Sabrina Khan considers her foray into accounting to be the most fortuitous mistake she has ever made. Having just completed secondary school, she was determined to study marketing. But on the first day of university at the University of Hong Kong (HKU), she realized she had accidentally filled in the incorrect course code in the university application form – a course code to study accounting and finance. Instead of being disappointed, she decided to test the waters. She ended up enjoying what she learned. “I spoke to my mum and said ‘actually accounting isn’t that bad,’” remembers Khan.
Today, she is the Chief Financial Officer of Aptorum Group Limited and a member of the Hong Kong Institute of CPAs. Aptorum is a Hong Kong-based pharmaceutical company specializing in the acquisition, development and commercialization of novel drugs that tackle viruses and chronic diseases. The company focuses on developing drugs for unmet medical needs, such as diseases that are difficult to treat, resistant to antibiotics or have no cure. This includes forms of cancer, antibiotic-resistant diseases such as MRSA, pathogens such as influenza, and disorders such as endometriosis, a chronic and incurable condition only affecting women. In addition to drug products, the company is also involved in the development of medical and surgical robotics.
Since its founding in 2016, the company has quickly grown. It obtained licenses from educational institutions such as HKU, Chinese University of Hong Kong and Hong Kong Polytechnic University to develop therapeutic drugs. In 2018, it opened its first research and development (R&D) centre at Hong Kong Science Park. It also launched its own clinic, Talem Medical, to focus on the treatment of chronic diseases. At the end of 2018, the company went public on Nasdaq.
Khan joined Aptorum in 2017 as CFO. She is mainly in charge of the company’s finances, implementing internal controls and managing regulatory submissions in Hong Kong and the United States. She says the company’s main source of revenue stems from the commercialization of therapeutic products. “All R&D payments need to go through various reviews and must be approved by the R&D department, project owners and also the finance team,” says Khan. She keeps costs under control through careful budgeting. “We have monthly budget and progress reports to closely monitor payments and to also ensure expenses are within budget. If we notice any deviations in terms of spending or progress, we need to communicate this with the project owners and alert management in advance.”
As CFO, she is also responsible for raising capital to fund the company’s R&D operations. One of them is its new subsidiary group, Smart Pharma, which was established in 2019. The group makes use of Smart-ACT, a specially-designed platform used to screen over 2,600 existing drugs approved by the U.S. Food and Drug Administration (FDA) to determine whether they can treat orphan diseases that affect a small percentage of the population. “We discover and repurpose drugs that can treat these orphan diseases, of which 90 percent do not have effective treatment,” explains Khan. “Our aim with Smart-ACT is to generate three to five repurposed drugs annually that can reach phase two clinical trials, which involves testing of the drug in small doses on humans, for further development, out-licensing and co-development with major pharmaceutical companies.”
The use of existing drugs, enables the R&D team to skip the first phase of drug testing, which involves lengthy toxicology tests. “We can shorten drug development from more than 10 years to three to four years. In some cases, we can cut the total cost of development by up to 90 percent,” Khan says. So far, the company has been able to identify three drugs, one of which might be able to treat neuroblastoma, a rare form of cancer that develops from nerve cells called neuroblasts. It is the most common cancer in infants and the third-most common cancer in children after leukemia and brain cancer. Sufferers have a life expectancy of around two years. “We’ve just discovered a drug that can tackle it,” she says, adding how the team expects to reach phase two in clinical trials in the second half of this year.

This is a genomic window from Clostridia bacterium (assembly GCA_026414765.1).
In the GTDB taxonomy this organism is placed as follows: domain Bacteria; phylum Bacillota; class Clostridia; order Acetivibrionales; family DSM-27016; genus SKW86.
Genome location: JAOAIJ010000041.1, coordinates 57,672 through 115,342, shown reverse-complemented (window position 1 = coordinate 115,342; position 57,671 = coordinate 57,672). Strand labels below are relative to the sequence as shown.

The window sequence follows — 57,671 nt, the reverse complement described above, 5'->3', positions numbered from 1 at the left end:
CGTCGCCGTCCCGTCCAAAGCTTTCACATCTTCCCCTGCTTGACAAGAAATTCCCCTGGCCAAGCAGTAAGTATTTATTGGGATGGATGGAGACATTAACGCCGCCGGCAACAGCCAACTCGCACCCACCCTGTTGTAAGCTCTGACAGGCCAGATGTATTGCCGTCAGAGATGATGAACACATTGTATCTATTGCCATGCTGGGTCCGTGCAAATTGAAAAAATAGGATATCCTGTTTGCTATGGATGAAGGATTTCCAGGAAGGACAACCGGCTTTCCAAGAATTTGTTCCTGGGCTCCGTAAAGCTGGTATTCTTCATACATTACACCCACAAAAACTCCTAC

“I’m not a doctor nor a scientist, and can’t physically develop treatments to save lives. But as an accountant, I can use my expertise in finance to raise capital for the company’s research.”
Being part of a discovery like this brings a deep level of job satisfaction to Khan. “I’m not a doctor nor a scientist, and can’t physically develop treatments to save lives. But as an accountant, I can use my expertise in finance to raise capital for the company’s research,” she says. “I feel like I’m saving lives in that sense.”
In light of the COVID-19 pandemic, Aptorum is on the hunt for promising drug candidates. On 30 March, the company announced the launch of another R&D project specifically targeting the coronavirus. It has used its platform Smart-ACT to complete initial screening and identified three potential drug candidates that could fight the virus, of which there is currently no available cure or vaccine. It is collaborating with Covar Pharmaceuticals, a Toronto-based pharmaceutical development solutions company, and also entered into agreements with HKU’s Microbiology Department to conduct further preclinical investigations of those selected drug candidates. The company hopes to soon seek approval from regulatory agencies to initiate clinical trials on suitable candidates. “All pharmaceutical companies are working to develop a vaccine,” Khan says. Though it will take time to slow the spread of the virus, she adds how each individual must do their part in the meantime. “The virus won’t completely go away. It might simply become a flu that regularly comes,” she explains. “Hong Kong has been able to control the outbreak rather well – especially after SARS in 2003 – but we need to stay alert and continue practicing good hygiene such as by regularly washing our hands and following guidelines issued by the World Health Organization.”
Khan says the team looks forward to furthering their research with their second R&D centre, which the company purchased property for in 2018. “Our current R&D centre is focused on drug development. We hope to expand our development work under the Smart-ACT platform and in infectious diseases with the new R&D centre and use it to strategically deliver our clinical assets going forward,” she says.
Lessons in listings
After graduating, she began her career at EY, and it was there she received her CPA qualification. She then took on the role of senior finance manager at Global Cord Blood Corporation in 2009. Formally known as China Cord Blood Corporation, the life sciences enterprise specializes in the storage of umbilical cord blood stem cells via cryopreservation to treat genetic disorders. “When I first joined China Cord Blood, I was like any other accountant,” she says. “Aside from the training I received from the Big Four, I didn’t know much about the commercial world.”